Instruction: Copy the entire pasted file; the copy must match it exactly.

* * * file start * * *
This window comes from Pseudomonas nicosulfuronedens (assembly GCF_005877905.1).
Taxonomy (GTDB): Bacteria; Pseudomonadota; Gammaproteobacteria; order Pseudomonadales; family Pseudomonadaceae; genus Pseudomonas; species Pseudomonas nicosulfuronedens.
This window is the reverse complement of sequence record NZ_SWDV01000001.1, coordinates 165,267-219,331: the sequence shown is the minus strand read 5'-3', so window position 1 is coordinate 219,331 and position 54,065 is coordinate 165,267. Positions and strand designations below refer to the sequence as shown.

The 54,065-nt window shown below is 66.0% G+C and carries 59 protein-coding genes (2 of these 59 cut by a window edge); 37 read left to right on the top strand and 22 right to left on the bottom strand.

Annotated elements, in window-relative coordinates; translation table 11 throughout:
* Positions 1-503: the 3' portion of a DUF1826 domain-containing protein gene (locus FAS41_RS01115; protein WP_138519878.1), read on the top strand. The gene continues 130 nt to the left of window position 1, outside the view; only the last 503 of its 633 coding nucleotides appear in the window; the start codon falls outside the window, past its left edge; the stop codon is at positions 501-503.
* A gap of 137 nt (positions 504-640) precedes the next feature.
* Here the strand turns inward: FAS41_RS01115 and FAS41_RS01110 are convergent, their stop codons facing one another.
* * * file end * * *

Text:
This window comes from Pseudomonas nicosulfuronedens (assembly GCF_005877905.1).
Taxonomy (GTDB): Bacteria; Pseudomonadota; Gammaproteobacteria; order Pseudomonadales; family Pseudomonadaceae; genus Pseudomonas; species Pseudomonas nicosulfuronedens.
This window is the reverse complement of sequence record NZ_SWDV01000001.1, coordinates 165,267-219,331: the sequence shown is the minus strand read 5'-3', so window position 1 is coordinate 219,331 and position 54,065 is coordinate 165,267. Positions and strand designations below refer to the sequence as shown.

The 54,065-nt window shown below is 66.0% G+C and carries 59 protein-coding genes (2 of these 59 cut by a window edge); 37 read left to right on the top strand and 22 right to left on the bottom strand.

Annotated elements, in window-relative coordinates; translation table 11 throughout:
* Positions 1-503: the 3' portion of a DUF1826 domain-containing protein gene (locus FAS41_RS01115; protein WP_138519878.1), read on the top strand. The gene continues 130 nt to the left of window position 1, outside the view; only the last 503 of its 633 coding nucleotides appear in the window; the start codon falls outside the window, past its left edge; the stop codon is at positions 501-503.
* A gap of 137 nt (positions 504-640) precedes the next feature.
* Here the strand turns inward: FAS41_RS01115 and FAS41_RS01110 are convergent, their stop codons facing one another.